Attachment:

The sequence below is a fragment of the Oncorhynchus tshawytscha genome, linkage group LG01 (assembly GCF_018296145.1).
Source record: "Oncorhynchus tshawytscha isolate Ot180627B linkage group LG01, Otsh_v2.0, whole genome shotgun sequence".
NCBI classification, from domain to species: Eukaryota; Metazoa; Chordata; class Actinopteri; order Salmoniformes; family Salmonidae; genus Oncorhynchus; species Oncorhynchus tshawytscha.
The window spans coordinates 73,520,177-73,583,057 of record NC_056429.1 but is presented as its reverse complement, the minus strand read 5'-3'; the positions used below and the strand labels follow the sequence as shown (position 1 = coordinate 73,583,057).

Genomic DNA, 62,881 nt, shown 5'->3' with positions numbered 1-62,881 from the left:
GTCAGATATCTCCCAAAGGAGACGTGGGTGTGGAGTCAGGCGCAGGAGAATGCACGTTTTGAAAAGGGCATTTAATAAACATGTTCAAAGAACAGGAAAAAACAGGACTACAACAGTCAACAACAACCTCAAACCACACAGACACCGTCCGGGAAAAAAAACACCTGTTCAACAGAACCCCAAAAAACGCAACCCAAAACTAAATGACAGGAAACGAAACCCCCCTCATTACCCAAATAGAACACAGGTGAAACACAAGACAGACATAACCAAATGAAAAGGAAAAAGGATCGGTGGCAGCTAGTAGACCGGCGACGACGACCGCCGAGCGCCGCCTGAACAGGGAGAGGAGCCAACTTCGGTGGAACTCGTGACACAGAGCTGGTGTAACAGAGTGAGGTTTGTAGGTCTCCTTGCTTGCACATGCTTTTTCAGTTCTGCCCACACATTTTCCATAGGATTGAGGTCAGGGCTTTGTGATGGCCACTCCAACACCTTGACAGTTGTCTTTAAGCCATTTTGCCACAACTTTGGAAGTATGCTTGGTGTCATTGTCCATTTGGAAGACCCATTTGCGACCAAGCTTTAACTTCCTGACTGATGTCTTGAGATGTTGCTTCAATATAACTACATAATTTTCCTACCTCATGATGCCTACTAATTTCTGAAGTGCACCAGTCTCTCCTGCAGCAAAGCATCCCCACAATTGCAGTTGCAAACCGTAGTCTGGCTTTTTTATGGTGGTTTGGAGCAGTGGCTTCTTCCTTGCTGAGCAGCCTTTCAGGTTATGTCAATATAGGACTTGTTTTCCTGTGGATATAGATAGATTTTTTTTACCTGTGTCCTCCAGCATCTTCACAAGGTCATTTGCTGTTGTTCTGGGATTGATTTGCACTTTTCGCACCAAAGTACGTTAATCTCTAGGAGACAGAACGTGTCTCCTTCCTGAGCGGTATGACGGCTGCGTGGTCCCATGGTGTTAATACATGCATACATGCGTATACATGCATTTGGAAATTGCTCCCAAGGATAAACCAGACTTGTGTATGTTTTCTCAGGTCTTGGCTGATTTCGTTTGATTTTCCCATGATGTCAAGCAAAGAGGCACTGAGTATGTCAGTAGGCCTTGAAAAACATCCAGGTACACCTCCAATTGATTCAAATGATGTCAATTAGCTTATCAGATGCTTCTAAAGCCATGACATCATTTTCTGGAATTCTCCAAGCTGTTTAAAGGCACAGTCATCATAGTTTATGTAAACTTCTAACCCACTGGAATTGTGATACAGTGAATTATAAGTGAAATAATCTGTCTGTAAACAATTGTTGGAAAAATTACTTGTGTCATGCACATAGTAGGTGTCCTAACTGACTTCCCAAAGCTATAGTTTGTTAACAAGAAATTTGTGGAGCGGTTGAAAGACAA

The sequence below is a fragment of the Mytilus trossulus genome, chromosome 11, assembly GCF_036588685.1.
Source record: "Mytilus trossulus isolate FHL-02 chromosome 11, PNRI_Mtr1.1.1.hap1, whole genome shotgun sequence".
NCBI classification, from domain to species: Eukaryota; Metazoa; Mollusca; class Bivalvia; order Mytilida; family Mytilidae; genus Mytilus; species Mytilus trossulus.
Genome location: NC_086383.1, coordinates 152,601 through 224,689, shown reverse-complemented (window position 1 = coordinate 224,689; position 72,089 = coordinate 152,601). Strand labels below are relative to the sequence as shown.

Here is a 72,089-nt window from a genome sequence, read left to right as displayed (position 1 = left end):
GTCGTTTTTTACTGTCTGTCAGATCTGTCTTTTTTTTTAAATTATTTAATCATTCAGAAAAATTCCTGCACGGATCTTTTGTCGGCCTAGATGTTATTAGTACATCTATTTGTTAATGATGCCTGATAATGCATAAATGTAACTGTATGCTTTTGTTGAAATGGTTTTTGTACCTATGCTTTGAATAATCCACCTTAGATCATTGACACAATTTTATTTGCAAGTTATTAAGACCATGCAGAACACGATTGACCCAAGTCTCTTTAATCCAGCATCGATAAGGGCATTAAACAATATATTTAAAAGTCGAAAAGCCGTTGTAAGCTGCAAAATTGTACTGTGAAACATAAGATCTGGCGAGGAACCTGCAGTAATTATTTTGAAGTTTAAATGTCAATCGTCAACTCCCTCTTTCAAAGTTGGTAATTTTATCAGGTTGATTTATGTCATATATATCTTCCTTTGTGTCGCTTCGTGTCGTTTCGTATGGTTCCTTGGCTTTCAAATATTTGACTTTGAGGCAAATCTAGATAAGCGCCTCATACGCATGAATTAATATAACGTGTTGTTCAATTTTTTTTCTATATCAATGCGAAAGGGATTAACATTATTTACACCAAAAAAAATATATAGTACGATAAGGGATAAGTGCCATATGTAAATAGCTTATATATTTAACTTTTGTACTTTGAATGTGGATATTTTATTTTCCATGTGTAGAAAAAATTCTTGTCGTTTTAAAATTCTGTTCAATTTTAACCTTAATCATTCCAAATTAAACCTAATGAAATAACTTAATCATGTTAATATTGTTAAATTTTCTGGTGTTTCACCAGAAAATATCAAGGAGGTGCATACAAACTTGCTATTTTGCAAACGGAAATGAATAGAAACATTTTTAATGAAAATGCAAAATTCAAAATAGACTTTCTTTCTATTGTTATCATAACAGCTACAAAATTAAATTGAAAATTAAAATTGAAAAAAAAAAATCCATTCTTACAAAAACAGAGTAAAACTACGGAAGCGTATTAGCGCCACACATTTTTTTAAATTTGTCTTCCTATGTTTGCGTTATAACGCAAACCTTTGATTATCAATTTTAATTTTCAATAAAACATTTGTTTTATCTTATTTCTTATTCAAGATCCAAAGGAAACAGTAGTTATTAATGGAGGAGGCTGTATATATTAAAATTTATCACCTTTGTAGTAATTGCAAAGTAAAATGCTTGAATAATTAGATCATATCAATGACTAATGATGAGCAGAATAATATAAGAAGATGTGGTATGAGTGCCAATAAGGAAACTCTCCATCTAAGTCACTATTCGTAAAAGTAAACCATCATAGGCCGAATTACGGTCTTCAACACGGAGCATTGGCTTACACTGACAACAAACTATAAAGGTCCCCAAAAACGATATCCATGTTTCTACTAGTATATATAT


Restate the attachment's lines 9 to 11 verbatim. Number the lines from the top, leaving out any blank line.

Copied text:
NCBI classification, from domain to species: Eukaryota; Metazoa; Mollusca; class Bivalvia; order Mytilida; family Mytilidae; genus Mytilus; species Mytilus trossulus.
Genome location: NC_086383.1, coordinates 152,601 through 224,689, shown reverse-complemented (window position 1 = coordinate 224,689; position 72,089 = coordinate 152,601). Strand labels below are relative to the sequence as shown.

Here is a 72,089-nt window from a genome sequence, read left to right as displayed (position 1 = left end):